|When Ellie ironed it was Tuesdays. Mondays she hung linens perfumed
by Clorox on the line to dry. Before she left for home in the evening,
she'd spread them across the kitchen table, and sprinkle them to just-damp
with water, and wad them up in the plastic sheeting removed from the dry
cleaning: bagged mounds to remain cool and damp in the basement refrigerator
Like cellophaned sections of unassembled snowmen, filling the fridge in the overnight.
The next day, she would haul them up to the kitchen where she had set up the ironing board and tuned in the radio to WVON (the Voice Of the Negro). And as little Etta James bellowed a tune, and Coleman "Fast-Talkin'" Young jockeyed the discs from Record Row on South Michigan Avenue, Ellie drenched cotton in Niagara and pressed to perfection the sheets, the pillowcases, and Daddy's boxer shorts.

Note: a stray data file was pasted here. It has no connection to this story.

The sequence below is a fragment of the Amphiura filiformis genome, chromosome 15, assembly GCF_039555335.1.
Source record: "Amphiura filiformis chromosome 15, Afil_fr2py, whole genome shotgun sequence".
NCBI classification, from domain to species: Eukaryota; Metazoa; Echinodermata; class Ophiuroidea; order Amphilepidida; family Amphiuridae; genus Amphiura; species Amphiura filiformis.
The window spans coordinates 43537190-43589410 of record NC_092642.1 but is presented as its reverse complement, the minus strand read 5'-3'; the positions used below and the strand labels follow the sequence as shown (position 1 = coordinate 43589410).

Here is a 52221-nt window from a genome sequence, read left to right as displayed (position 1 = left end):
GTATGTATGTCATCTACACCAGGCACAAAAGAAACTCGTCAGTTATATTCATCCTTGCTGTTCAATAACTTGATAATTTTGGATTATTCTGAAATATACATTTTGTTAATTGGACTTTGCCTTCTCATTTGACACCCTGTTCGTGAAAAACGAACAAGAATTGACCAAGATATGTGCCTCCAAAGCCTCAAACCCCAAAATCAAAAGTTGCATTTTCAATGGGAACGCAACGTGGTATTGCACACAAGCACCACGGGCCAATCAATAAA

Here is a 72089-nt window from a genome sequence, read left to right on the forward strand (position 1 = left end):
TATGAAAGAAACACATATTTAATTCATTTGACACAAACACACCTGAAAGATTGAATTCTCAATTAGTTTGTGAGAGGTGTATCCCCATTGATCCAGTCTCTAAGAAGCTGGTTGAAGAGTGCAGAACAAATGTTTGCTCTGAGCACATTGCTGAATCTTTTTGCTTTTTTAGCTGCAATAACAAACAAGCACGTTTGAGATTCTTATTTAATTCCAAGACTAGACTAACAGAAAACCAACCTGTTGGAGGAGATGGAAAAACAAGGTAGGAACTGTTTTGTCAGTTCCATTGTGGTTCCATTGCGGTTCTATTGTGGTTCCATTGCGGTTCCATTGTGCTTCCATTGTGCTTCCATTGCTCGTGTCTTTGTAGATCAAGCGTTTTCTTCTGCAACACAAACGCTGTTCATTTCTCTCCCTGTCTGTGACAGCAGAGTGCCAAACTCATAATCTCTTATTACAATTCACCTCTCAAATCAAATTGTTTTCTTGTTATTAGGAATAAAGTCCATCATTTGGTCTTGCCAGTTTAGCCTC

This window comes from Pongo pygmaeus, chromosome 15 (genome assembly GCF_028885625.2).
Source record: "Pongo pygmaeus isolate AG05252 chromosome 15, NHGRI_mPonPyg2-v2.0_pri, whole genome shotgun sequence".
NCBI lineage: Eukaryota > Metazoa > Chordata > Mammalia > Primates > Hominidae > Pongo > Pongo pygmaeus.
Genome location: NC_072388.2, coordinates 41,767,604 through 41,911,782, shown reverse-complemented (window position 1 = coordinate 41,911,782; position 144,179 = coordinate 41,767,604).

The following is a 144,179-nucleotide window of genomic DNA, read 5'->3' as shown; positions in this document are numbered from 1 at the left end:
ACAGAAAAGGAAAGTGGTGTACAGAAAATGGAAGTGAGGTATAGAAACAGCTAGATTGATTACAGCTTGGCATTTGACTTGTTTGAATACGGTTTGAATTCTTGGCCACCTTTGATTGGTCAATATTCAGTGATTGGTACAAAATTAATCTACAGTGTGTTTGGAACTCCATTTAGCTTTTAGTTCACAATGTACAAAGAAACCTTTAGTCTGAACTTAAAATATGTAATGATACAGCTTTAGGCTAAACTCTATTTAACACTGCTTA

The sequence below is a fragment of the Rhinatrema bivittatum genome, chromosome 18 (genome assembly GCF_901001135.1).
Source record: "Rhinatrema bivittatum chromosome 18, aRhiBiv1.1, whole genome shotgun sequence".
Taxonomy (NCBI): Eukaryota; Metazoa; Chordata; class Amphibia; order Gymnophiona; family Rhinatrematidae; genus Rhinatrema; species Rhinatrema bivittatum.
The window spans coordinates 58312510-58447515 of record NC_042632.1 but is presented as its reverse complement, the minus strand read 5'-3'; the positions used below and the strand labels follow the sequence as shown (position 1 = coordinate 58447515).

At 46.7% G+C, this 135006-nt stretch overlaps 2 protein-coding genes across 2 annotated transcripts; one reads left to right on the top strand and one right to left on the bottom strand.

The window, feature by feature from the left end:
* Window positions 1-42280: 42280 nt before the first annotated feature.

She smoked many Chesterfields and drank much Coca-Cola from little green bottles. Her teeth were big and white despite the cigarettes and soda pop, and when I walked in her smile would light up the room, warming it like a fireplace in winter, sunshine in spring. This was Tuesdays.
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